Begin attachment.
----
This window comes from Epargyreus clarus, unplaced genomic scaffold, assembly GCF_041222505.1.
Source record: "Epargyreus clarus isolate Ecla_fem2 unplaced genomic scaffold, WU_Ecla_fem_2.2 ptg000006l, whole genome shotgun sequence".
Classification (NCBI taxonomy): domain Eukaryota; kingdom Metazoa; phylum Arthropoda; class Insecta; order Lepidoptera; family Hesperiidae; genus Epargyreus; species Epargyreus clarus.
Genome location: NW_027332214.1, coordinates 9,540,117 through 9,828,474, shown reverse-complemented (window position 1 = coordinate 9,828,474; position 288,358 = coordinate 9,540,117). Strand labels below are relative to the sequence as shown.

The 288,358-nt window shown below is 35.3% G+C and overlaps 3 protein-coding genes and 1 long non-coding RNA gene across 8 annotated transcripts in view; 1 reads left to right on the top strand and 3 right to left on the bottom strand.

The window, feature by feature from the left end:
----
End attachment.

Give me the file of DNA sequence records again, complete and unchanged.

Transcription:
This window comes from Epargyreus clarus, unplaced genomic scaffold, assembly GCF_041222505.1.
Source record: "Epargyreus clarus isolate Ecla_fem2 unplaced genomic scaffold, WU_Ecla_fem_2.2 ptg000006l, whole genome shotgun sequence".
Classification (NCBI taxonomy): domain Eukaryota; kingdom Metazoa; phylum Arthropoda; class Insecta; order Lepidoptera; family Hesperiidae; genus Epargyreus; species Epargyreus clarus.
Genome location: NW_027332214.1, coordinates 9,540,117 through 9,828,474, shown reverse-complemented (window position 1 = coordinate 9,828,474; position 288,358 = coordinate 9,540,117). Strand labels below are relative to the sequence as shown.

The 288,358-nt window shown below is 35.3% G+C and overlaps 3 protein-coding genes and 1 long non-coding RNA gene across 8 annotated transcripts in view; 1 reads left to right on the top strand and 3 right to left on the bottom strand.

The window, feature by feature from the left end: